It’s finally happening. Taiwanese manufacturing giant Foxconn (LSE:HHPD; HKEX:2038; TPE:2354) signed a letter of intent on Friday to build a factory in Jakarta. The letter states that the city has committed to provide a 200-hectare plot of land in Marunda, Central Jakarta, for the upcoming factory. The agreement was signed jointly by Foxconn chairman Terry Gou and Jakarta governor Joko Widodo on Friday.
The Jakarta Post quoted the governor on Saturday as saying Foxconn would invest around $1 billion in Indonesia over next three to five years. “We will provide a 200-hectare plot of land and will give 20 hectares first,” explains Widodo.
The Foxconn investment saga in Indonesia has been going on for over a year, and more twists and turns might unfold in the future. WSJ explains that the letter of intent “is not a full legal commitment to invest. Instead it sets out a general agreement between the company and the city government to cooperate on land allocation, pricing, permit facilitation and other points that both sides said was sufficient to move the deal forward.”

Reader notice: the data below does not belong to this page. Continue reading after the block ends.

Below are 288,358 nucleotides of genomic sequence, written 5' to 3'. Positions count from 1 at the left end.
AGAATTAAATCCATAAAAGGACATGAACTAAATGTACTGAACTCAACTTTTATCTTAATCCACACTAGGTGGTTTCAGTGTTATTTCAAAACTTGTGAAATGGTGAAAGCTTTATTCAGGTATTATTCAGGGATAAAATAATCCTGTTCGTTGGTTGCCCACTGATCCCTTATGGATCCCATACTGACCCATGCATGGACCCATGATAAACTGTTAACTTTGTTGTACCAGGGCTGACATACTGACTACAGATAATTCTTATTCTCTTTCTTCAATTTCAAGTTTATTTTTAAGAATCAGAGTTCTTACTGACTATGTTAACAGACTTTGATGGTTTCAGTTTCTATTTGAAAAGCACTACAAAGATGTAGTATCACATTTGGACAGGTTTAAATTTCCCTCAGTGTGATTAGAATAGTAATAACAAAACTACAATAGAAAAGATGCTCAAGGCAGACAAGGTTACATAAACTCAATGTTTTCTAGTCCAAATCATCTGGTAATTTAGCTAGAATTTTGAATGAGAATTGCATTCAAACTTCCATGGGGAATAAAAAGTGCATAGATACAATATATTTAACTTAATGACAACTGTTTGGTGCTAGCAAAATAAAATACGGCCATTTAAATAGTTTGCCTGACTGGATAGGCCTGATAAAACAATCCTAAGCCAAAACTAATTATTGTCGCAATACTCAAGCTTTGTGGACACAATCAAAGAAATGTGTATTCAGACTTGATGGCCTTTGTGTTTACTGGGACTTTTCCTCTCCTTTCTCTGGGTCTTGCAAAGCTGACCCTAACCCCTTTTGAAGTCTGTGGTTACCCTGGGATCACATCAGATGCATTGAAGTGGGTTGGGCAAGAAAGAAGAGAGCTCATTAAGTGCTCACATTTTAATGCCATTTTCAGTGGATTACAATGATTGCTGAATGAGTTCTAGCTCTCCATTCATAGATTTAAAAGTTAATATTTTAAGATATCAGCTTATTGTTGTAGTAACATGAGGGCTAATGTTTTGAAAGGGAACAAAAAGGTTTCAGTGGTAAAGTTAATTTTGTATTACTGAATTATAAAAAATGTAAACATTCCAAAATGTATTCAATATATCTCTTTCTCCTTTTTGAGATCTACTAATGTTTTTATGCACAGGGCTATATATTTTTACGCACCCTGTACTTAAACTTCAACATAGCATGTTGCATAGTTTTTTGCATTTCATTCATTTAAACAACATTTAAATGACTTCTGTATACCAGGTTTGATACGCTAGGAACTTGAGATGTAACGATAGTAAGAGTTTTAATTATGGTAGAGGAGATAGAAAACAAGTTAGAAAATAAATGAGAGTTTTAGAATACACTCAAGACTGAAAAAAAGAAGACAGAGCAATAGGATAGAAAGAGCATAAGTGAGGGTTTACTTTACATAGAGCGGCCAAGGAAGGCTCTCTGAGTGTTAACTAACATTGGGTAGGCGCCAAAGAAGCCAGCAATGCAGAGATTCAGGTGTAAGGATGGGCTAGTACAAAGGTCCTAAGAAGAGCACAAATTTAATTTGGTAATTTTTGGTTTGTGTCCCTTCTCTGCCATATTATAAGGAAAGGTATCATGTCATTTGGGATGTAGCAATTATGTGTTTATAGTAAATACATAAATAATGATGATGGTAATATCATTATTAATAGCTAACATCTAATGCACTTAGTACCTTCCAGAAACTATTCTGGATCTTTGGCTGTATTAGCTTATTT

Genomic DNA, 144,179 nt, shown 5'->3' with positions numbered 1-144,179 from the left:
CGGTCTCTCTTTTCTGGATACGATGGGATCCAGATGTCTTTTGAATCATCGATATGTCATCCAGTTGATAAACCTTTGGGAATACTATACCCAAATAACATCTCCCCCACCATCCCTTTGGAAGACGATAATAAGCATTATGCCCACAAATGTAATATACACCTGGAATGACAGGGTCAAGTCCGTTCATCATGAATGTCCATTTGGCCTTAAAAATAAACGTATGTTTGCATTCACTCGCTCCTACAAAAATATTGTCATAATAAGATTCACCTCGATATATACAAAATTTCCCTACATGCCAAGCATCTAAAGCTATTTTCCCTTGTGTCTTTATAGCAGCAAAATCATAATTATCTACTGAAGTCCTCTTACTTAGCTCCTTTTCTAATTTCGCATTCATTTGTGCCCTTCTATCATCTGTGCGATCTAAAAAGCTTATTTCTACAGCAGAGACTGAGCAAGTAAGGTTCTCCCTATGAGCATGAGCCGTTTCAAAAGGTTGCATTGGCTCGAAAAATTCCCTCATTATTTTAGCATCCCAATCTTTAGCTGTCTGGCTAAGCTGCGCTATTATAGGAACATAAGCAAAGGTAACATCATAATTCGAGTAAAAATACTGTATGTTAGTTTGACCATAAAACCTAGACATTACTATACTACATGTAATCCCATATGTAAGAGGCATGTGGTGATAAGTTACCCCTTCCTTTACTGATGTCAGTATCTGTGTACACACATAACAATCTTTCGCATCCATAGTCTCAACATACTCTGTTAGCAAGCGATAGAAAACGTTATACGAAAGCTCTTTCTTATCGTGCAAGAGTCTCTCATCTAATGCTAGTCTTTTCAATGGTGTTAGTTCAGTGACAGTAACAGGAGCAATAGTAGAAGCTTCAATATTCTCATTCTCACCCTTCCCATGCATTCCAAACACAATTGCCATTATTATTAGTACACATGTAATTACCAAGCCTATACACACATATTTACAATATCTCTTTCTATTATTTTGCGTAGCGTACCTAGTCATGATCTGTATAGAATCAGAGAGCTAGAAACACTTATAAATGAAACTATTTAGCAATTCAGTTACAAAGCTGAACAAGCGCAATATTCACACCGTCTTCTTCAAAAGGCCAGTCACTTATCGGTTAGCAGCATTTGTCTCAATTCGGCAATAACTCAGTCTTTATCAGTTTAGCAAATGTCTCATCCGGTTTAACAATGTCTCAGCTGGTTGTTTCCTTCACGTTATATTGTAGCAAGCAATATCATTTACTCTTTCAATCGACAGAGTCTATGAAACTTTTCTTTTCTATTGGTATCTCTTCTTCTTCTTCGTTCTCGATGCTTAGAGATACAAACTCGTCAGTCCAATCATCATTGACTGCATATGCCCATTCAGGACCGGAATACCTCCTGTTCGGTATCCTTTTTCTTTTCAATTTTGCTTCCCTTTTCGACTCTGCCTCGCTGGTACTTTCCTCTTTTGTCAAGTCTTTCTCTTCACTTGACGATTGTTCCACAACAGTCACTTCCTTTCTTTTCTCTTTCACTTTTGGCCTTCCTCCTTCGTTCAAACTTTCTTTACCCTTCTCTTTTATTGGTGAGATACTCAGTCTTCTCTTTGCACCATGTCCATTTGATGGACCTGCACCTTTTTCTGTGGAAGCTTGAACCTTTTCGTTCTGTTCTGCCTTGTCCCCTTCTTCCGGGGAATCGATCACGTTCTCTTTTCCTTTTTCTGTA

But if all goes smoothly, the investment should begin this year and can absorb around 2,000 workers. Foxconn would manufacture cell phones, as well as a wide array of consumer electronic products in Indonesia.
BlackBerry’s upcoming phone codenamed “Jakarta” is planned to be the first BlackBerry phone built together with Foxconn. But it doesn’t seem that its assembly is going to happen in the capital city as the phone itself is scheduled to be launched in Q1 this year.
North Jakarta mayor Heru Budi Hartono said that Foxconn would discuss the cooperation further with Jakarta’s government in April.
(Image credit via Flickr user Balazs H)
(Editing by Josh Horwitz)